"What I Know" demonstrates forcefully that Tom Rush still knows how to make a fine album ,and those of us who appreciate the best are all the richer for it. The artist and participants should be congratulated for this most welcome effort!"
Well worth the wait
Byron Holmes | Berkley, MA | 02/24/2009
(5 out of 5 stars)
""What I Know" is classic Tom Rush. Although it is his first studio album in 35 years, this is no comeback album. He has been performing concerts and releasing albums of his live shows during that time, all the while adding to his group of fans and intrducing his brand of folk music to a new generation. I've been going to his concerts and buying his albums for over 40 years, dating back to his college circuit days, his late night radio shows on WBZ in Boston and his classic Symphony Hall concerts. Through it all, he has remained true to his folk roots and this album is no exception. A well presented mixture of his own writing with the inclusion of some well chosen work of others, this is a collection of songs that will make you reflect and feel like you are there with Tom, feeling what he feels."
An Iconic National Treasure
prisrob | New EnglandUSA | 03/17/2009
(5 out of 5 stars)
"Tom Rush has been a part of my musical world since I was first introduced to Circle Game those many years ago- 35, could it be? He is an icon in my world, along with those he introduced to folk music, James Taylor, Jackson Browne and Joni Mitchell. Joni wrote Circle Game but Tom Rush recorded it first-and this CD is a little like a Circle Game, 30 years after his last CD, he recorded, 'This I Know'.
This CD is more joyous than his previous CD's, you might not think so from the title, but it has more fun from the opening track 'Hot Tonight' to the last 'Drift Away'. Tom Rush tried to retire but he says 9 months of riding circles in his tractor convinced him that he wasn't set out for retirement.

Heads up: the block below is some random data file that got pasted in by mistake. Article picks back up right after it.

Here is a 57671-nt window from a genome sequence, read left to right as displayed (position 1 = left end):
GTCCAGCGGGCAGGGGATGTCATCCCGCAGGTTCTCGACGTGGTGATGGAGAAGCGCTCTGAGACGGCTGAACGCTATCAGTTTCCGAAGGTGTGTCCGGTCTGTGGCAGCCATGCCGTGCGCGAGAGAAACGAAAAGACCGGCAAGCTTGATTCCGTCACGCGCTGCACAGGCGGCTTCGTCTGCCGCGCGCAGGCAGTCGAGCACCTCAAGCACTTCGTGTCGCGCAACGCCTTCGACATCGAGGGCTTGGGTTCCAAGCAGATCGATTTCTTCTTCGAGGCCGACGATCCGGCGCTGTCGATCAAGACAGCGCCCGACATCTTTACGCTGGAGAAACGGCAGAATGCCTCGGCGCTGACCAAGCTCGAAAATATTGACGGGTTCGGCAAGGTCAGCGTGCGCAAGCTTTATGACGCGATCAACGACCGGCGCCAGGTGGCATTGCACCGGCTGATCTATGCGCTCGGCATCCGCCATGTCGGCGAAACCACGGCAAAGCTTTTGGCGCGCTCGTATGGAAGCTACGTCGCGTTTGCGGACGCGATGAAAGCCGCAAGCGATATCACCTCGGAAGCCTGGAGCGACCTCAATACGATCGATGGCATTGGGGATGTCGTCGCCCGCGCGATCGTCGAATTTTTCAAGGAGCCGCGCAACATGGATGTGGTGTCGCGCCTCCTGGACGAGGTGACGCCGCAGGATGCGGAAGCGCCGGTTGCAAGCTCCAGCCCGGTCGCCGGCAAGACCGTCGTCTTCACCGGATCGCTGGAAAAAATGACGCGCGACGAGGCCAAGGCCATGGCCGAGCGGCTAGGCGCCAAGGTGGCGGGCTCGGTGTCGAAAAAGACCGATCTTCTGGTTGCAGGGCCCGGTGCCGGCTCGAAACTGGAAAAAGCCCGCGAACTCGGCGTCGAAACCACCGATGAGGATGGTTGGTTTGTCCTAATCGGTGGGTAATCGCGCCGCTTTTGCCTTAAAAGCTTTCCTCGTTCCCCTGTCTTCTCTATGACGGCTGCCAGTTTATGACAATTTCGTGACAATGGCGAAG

The 15 tracks on this CD are all glorious. The first track, 'Hot Tonight' ii is said is an outtake of an old Sam Cooke song 'Wonderful World' it opens the CD to a bounce. 'River Song' was written by Tom Rush and the words are so lovingly written. Nanci Griffith sings with Tom on the track 'Casey Jones,' and Emmylou Harris takes charge on 'Too Many Memories'. My favorite is 'What An Old Lover Knows' and speaks of familiarity of the known. 'One Good Man' is a raucous song of what a woman is looking for, 'round the world. Remember the old song 'Drift Away', Tom Rush brings a new melody and feeling to it. "Give me the people to free my soul, I want to get lost in your rock n' roll and drift away'. And he does, he frees our soul.
Why did it take Tom Rush 30 years to record a new CD? James Taylor, a great admirer of Tom Rush, gives us some insight when he says this of him, "He's definitely an unsung hero in popular culture, but I think Tom was as central a figure to folk music as Dylan and Woody Guthrie, But he was part of music right as it was becoming a cash cow in a corporate way. Tom just didn't have the stomach for it. He didn't interface well with that. He wasn't about making money off his music - at least that was always my feeling."
My best friend relates to one of Tom Rush's most famous songs 'No Regrets' and along with Circle Game and so many more, how could we ever have regrets with Tom Rush? He lives within my heart since I first heard him in 1968.
Highly Recommended. prisrob 03-17-09